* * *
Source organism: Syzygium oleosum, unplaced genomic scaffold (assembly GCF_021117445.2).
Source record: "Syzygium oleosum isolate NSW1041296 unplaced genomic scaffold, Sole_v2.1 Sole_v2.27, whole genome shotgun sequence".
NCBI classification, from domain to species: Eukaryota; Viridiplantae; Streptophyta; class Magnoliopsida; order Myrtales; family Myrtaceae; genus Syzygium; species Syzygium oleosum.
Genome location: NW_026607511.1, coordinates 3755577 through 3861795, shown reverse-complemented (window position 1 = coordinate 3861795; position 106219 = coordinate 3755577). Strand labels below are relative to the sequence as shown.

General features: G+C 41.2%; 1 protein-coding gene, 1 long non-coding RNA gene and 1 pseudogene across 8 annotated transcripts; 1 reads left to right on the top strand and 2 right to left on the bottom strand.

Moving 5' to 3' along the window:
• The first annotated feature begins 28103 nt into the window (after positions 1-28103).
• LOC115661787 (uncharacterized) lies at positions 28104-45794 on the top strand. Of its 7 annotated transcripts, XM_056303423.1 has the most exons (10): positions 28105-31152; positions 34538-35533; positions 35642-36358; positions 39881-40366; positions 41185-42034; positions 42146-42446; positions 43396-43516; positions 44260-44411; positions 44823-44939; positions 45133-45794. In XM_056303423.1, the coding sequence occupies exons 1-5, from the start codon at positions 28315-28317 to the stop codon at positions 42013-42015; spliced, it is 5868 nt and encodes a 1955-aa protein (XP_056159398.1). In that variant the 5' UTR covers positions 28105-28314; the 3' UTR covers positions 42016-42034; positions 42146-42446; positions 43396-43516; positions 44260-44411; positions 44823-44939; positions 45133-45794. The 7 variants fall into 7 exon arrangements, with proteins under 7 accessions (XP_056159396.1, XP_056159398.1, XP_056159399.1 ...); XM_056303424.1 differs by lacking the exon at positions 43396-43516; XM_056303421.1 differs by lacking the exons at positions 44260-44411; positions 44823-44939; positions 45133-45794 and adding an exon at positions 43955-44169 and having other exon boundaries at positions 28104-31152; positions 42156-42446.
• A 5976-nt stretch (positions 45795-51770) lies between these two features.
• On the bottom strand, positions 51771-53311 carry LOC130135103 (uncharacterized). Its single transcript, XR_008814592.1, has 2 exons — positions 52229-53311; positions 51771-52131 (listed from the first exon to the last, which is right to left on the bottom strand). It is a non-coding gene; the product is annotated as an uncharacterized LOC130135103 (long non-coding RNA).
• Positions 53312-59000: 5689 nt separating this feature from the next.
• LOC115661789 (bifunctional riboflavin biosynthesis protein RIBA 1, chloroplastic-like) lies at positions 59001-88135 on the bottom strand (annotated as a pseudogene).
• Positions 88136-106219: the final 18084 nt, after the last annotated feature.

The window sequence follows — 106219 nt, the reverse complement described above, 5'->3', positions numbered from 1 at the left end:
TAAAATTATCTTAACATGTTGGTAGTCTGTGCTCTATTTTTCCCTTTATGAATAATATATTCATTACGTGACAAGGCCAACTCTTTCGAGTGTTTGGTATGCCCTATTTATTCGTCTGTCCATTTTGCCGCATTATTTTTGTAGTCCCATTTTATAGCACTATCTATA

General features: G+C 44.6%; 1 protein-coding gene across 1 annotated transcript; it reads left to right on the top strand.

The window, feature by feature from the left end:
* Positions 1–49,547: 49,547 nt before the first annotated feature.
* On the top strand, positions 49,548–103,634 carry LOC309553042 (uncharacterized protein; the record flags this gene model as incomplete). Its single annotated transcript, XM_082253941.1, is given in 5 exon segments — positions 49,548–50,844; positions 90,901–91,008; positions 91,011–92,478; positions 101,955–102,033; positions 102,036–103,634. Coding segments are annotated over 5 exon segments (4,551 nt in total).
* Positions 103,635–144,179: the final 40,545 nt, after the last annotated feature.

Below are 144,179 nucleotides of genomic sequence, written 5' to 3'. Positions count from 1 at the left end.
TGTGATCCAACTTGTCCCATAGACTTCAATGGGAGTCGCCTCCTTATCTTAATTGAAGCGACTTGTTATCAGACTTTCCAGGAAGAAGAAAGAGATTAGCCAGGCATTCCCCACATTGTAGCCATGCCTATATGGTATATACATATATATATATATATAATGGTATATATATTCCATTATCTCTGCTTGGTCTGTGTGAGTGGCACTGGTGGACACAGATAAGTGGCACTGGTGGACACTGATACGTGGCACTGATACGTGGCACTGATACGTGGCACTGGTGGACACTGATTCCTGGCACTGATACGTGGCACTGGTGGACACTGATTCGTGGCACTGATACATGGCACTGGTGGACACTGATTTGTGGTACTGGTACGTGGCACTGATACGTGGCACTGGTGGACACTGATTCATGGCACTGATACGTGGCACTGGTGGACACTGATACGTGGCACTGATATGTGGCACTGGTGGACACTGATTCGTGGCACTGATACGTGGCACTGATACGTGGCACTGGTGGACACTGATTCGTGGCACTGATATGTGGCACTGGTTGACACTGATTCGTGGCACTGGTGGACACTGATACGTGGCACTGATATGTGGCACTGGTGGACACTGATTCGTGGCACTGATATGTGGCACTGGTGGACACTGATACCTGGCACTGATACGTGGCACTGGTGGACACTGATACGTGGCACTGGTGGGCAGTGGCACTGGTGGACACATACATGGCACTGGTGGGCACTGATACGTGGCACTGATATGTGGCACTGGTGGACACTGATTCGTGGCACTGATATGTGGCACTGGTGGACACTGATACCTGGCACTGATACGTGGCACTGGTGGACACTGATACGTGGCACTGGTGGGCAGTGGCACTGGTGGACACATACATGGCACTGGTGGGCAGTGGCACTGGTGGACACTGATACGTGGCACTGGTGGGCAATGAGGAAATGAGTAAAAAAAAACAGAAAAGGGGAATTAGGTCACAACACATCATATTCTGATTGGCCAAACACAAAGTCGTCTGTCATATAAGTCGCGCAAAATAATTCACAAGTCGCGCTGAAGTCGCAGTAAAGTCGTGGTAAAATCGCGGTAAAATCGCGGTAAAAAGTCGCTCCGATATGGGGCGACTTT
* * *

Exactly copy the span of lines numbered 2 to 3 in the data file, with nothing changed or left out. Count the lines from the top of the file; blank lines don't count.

Source record: "Syzygium oleosum isolate NSW1041296 unplaced genomic scaffold, Sole_v2.1 Sole_v2.27, whole genome shotgun sequence".
NCBI classification, from domain to species: Eukaryota; Viridiplantae; Streptophyta; class Magnoliopsida; order Myrtales; family Myrtaceae; genus Syzygium; species Syzygium oleosum.